The big news among conservatives and political junkies has so far this week revolved are Milo Yiannopoulos, his invitation to speak at CPAC, his disinvitation from CPAC, and his book being canceled by the publisher. In homes across America, that’s a boring sentence full of things nobody cares about.
Donald Trump has finished his first month in office as President, and it’s been a whirlwind. The executive orders on immigration and the appointments and subsequent confirmation hearings have dominated that news, while the fact that Obamacare limps happily along, unimpeded by the raft of Republican victories in November isn’t getting much press at all. That’s the kind of news that a lot of people care about.
It’s a kind of disconnect, but not the kind that should dissuade you from caring about both things.
The CPAC fiasco is a sign of the times, and that sign says “Fractures Behind and Ahead.” The divisions in the conservative movement matter, and eventually they will affect things that do affect dinner table conversations across America where currently the keynote speakers at CPAC never come up. Where the conference itself is relatively obscure. Because this is only a symptom.
Yes, it can be frustrating reading blogs and social media and seeing people talking and fretting about the splits on “our”side, seeing former allies in opposition, and seeing the Republican party fail to come together (although you should note Trump’s historically high support among Republican voters). It’s tempting to scold people who lament or otherwise highlight the divisions and disharmony, or to blame their observations on insularity or bubbles or a million other things that are really just a way to dismiss the discord as unimportant or trivial, and be done with it. But you’re fooling yourself if you do.
Both political parties in this country are in disarray. If the goal of 2016 among certain demographics was “disruption” it can only be called a complete success. Disruption is what we got. While Democrats are now rebounding in their opposition to be more Democratty than ever, even going so far as to think a good reaction to 2016 is to run Elizabeth Warren in the next election, the idea of the conservative movement is in complete disarray. CPAC is an example of that.
Make no mistake, there would have been no Milo invitation to CPAC if there were not a Trump victory last year. That’s just a fact. And it speaks to the bigger question about where the conservative movement is going. Even though that’s a frustrating conversation. Even though it can wear down your enthusiasm and joy to have it. Even though it would be much nicer and less annoying if everyone would just get along. It remains before us, yet to be decided. These are not imaginary divisions, they are not trivial, and they aren’t going away by wishing them so. We can’t just pretend everything is alright and tell everyone it’s no big deal, we’re just clumsy and ran into a doorknob. That won’t help anything.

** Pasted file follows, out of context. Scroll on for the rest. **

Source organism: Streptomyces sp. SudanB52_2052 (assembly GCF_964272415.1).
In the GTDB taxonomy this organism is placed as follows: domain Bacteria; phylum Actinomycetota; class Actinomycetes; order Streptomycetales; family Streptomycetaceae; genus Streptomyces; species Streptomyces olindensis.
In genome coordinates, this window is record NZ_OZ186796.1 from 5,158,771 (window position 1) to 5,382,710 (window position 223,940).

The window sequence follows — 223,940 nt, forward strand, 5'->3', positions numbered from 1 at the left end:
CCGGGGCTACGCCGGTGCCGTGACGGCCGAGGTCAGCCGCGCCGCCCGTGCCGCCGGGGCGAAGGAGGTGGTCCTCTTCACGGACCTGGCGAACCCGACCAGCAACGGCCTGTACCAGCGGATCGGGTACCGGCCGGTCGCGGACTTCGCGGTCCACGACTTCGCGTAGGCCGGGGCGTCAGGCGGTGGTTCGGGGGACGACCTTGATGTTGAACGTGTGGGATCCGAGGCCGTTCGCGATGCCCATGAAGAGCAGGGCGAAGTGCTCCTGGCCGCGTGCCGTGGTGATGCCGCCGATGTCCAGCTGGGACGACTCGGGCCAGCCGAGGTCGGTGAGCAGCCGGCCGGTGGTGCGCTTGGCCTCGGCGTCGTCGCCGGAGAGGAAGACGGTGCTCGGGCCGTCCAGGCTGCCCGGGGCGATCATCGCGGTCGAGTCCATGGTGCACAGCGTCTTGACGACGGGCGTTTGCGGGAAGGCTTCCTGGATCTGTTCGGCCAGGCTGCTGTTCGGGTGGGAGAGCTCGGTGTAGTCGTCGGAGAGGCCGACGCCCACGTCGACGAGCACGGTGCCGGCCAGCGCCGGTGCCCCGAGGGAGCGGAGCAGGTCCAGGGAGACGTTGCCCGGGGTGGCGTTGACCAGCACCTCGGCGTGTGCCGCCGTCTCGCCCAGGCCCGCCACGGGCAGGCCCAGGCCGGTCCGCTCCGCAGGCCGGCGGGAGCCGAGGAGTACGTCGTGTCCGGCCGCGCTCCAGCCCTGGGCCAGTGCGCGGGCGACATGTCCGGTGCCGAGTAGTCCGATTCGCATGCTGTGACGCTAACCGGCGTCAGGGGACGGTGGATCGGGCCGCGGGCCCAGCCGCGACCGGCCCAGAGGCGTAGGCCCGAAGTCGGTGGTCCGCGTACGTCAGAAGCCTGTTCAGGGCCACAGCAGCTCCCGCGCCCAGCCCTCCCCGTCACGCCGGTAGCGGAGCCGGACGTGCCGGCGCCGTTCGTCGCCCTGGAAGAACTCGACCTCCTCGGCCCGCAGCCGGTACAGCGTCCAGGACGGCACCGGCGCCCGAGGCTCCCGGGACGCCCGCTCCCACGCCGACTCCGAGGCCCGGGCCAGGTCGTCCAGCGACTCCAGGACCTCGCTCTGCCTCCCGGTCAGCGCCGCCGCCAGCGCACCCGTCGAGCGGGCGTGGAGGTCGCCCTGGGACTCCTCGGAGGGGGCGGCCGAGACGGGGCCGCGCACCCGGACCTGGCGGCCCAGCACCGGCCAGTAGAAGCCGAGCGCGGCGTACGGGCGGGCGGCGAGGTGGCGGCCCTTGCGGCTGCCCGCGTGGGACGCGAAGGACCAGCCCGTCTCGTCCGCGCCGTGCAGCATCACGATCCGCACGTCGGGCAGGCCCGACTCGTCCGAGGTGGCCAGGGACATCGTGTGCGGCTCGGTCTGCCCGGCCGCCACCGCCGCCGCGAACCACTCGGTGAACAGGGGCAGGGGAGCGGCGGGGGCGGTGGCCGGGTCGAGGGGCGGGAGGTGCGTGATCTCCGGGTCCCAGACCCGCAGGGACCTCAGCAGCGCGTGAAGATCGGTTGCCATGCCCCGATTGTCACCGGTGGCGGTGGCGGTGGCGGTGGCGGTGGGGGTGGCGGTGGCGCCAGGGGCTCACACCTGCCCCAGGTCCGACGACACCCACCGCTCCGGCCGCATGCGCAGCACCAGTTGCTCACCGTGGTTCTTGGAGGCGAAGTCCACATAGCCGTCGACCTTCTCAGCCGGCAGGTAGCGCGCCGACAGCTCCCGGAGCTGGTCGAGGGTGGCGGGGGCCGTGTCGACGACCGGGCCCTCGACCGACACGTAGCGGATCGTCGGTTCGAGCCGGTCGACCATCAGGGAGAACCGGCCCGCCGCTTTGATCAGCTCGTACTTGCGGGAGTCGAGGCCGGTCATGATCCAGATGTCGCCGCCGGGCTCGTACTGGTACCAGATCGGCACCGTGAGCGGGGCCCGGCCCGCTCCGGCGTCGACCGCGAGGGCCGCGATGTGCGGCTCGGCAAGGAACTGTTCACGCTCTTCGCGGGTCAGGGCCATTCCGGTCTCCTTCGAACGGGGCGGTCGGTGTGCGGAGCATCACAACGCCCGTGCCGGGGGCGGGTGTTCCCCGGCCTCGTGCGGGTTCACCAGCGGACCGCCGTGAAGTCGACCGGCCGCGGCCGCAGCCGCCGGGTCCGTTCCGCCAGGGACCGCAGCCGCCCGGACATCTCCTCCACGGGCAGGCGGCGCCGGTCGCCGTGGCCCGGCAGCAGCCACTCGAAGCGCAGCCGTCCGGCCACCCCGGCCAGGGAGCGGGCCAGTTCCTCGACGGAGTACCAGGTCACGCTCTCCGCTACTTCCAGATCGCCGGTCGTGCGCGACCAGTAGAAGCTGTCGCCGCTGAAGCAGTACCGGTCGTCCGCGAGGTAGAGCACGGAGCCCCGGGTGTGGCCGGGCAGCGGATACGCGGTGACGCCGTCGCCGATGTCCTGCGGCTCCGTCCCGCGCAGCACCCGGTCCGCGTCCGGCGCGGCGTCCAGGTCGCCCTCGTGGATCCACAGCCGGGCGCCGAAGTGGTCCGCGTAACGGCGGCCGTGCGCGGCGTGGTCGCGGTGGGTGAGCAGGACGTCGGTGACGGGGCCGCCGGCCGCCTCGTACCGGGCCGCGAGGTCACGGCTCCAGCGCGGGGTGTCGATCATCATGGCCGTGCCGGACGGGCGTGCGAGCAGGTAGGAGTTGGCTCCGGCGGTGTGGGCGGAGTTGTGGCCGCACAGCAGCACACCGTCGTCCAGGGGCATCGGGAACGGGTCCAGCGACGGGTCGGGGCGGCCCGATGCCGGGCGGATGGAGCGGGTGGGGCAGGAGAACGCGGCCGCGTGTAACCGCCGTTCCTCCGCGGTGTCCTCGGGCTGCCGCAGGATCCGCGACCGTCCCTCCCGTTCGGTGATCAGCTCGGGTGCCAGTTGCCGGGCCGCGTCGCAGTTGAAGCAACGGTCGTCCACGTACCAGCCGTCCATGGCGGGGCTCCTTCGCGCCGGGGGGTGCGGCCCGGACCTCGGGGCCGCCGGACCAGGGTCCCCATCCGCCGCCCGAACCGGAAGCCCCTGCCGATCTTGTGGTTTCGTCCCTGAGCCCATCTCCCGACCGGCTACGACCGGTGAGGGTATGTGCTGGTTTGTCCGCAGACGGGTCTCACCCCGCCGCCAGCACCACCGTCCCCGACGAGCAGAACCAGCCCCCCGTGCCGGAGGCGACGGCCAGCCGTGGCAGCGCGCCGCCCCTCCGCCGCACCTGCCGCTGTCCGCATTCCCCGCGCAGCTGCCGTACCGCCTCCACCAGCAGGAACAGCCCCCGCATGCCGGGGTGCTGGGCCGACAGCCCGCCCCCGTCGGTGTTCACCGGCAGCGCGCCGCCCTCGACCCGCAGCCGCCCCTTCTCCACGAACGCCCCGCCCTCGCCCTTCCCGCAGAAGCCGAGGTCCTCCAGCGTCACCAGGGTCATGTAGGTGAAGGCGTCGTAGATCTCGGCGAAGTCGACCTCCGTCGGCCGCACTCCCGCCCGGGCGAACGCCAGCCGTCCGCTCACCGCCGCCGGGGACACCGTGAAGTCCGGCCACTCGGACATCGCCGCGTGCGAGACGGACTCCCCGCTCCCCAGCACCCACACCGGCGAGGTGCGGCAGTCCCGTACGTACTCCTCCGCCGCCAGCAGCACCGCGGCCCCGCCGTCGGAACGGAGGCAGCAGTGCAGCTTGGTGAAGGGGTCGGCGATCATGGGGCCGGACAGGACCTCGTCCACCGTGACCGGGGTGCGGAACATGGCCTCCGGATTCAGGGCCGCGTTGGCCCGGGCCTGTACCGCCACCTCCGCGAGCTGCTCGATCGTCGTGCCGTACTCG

The world isn’t ending. America is still here a whole month after Trump took office. We’re telling NATO to get their wallets out. We’re taking seriously the matter of security where large numbers of refugees are concerned. Mattis is on the job. There are some good things.
And this CPAC mess was a good thing. The water was tested this week. Milo was invited to speak and it turns out the conservative movement is not, in fact, ready to go complete nutjob alt-right just yet. That’s encouraging news. (It would be much more encouraging if the right had abandoned Milo-ism sooner, more forcefully, and had not invited him in the first place, but …)
CPAC showed us all something this week that maybe they didn’t intend. It showed us that the lines haven’t been all the way crossed. They haven’t been entirely redrawn. The populists and the disruptors made their way in, but they didn’t take over. When someone is vile, we can reject them, even over the chorus of internet toughs crying about political correctness.
So even though it’s hard and even though the big break in conservative politics is still there and will still have to be faced, there are bright spots. I know a lot of RedState readers and community members see a bleak landscape when they look out the virtual window into the political world, but civilization remains.
Just keep telling the truth. Just keep advocating for what is right and what you believe. Don’t be worn down. And don’t retreat. Go to CPAC. Be part of the conservative contingent at the event. It’s maybe not the loudest, maybe doesn’t get the camera time, but the group obviously still matters, and still has a voice. There is a future for the conservative movement.